The animated film Loving Vincent will be showing in cinemas around the world
In Holland, Vincent van Gogh’s native country, this marks the start of a series of events and exhibitions focusing on the new movie and on the life and work of this unique artist.
Loving Vincent is the first painted animated film to be produced based on the work of Van Gogh. Over 125 artists collaborated to bring the artist back to life, using brush strokes that recreate a similar technique to that used by the grandmaster himself. Each frame was painted by hand, with some twelve canvases per second. The makers of the film, Hugh Welchman and Dorota Kobiela of Breakthru Productions, spent four years creating the movie. A preview of the film already received great acclaim on social media last spring.
Vincent van Gogh’s exceptional talent originates in the province of North Brabant, his birthplace. It was there that his love for nature and authentic human portrayals developed – motifs that he would return to throughout his entire career. The region still celebrates his memory, 150 years after his birth. The Van Gogh monuments, heritage sites and the landscape in locations such as Nuenen, Etten-Leur and Zundert enable visitors to see for themselves who Vincent was and what inspired him.
The Noordbrabants Museum in Den Bosch will be holding Loving Vincent: the Exhibition between 14 October 2017 and 28 January 2018. The exhibition will provide a unique look behind the scenes of this wonderful animated film. Seventy of the most beautiful paintings produced for the film will be brought to the city, which is around 80 kilometres south of Amsterdam. In addition to these exceptional works, further visual material and presentations will show visitors how the paintings were brought to life.
At the launch of the film at the Annecy film festival in France, the film makers Hugh Welchman and Sean Bobitt wore shoes featuring one of Van Gogh’s most famous motifs. The first contact between the shoe factory and the two film makers was in Nuenen, the area where Van Gogh painted his first masterpiece ‘The Potato Eaters’ in 1885. They responded enthusiastically when they were told about the unique collaboration between designer Tomas Snels, the Van Drunen Shoe Factory and the participating Van Gogh Brabant heritage sites. Proceeds from the sale of the shoes, which will be available in the autumn of 2017, will help to finance the conservation of the province’s heritage.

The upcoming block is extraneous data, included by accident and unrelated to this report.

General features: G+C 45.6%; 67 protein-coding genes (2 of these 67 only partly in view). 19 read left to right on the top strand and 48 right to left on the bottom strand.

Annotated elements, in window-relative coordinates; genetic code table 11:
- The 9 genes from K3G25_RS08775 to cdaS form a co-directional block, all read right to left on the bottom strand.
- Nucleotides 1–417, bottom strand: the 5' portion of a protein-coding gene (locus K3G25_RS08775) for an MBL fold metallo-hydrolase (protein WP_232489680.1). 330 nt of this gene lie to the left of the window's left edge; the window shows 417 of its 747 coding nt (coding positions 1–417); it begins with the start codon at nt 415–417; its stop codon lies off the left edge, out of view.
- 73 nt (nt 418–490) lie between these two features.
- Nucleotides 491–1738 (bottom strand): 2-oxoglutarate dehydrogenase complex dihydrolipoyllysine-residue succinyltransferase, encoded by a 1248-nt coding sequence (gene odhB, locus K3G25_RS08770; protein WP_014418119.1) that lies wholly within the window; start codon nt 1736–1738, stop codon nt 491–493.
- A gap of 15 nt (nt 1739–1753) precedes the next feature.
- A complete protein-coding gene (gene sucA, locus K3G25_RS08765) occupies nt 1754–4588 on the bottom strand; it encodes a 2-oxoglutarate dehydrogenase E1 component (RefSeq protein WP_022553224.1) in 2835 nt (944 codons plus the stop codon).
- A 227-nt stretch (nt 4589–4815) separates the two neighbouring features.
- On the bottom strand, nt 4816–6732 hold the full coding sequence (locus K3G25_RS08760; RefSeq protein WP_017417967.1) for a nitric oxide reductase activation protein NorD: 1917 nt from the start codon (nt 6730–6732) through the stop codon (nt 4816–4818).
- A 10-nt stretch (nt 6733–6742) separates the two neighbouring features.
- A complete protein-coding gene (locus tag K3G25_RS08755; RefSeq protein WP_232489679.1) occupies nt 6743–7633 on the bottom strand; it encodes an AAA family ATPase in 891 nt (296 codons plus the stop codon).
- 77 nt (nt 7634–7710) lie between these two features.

Loving Vincent will premiere on 19 October 2017 in the province of Gelderland, about 70 kilometres east of Amsterdam. A small selection of the 1,400 works created for the film will be exhibited in Cinemec in Ede, which is close to the Kröller-Müller Museum in the Hoge Veluwe National Park. ‘The works are too good not to show to the visitors who are coming to see the film,’ explains Lies Boelrijk of the Kröller-Müller Museum. The museum, which is set in a peaceful rural landscape, accommodates the second largest Van Gogh collection in the world. It is also home to some of the famous paintings that are brought to life in Loving Vincent, such as ‘The Café Terrace at Night’, ‘The Sower’, ‘The Bridge at Arles’ and ‘Portrait of Joseph Roulin’ – the postman who plays a leading role in the animation.
The Dutch premiere will be celebrated at the museum, too, with a Loving Vincent Weekend. Top chefs and food producers from the culinary town of Ede will create special dishes for the occasion, inspired by Van Gogh’s letters and the paintings being shown in the Kröller-Müller Museum, including works in which the countryside, food and daily life play an important role. The weekend will also have a musical flavour provided by Holland’s most famous harpist, Lavina Meijer, in a unique image-based concert including Van Gogh paintings from the Kröller-Müller collection.
The Van Gogh Museum in Amsterdam will also be celebrating the release of Loving Vincent. The world-renowned museum will roll out the red carpet in October. Just like the Kröller-Müller Museum, the museum will be exhibiting the works that inspired the filmmakers. The Van Gogh Museum attaches great importance to ensuring that Vincent van Gogh’s life and work are and remain accessible for young and old alike: ‘Loving Vincent is the culmination of years of dedication and hard work and the Van Gogh Museum has supported the project since 2014. We have drawn on our extensive expertise to provide assistance throughout the research and development phases,’ explains museum director Axel Rüger.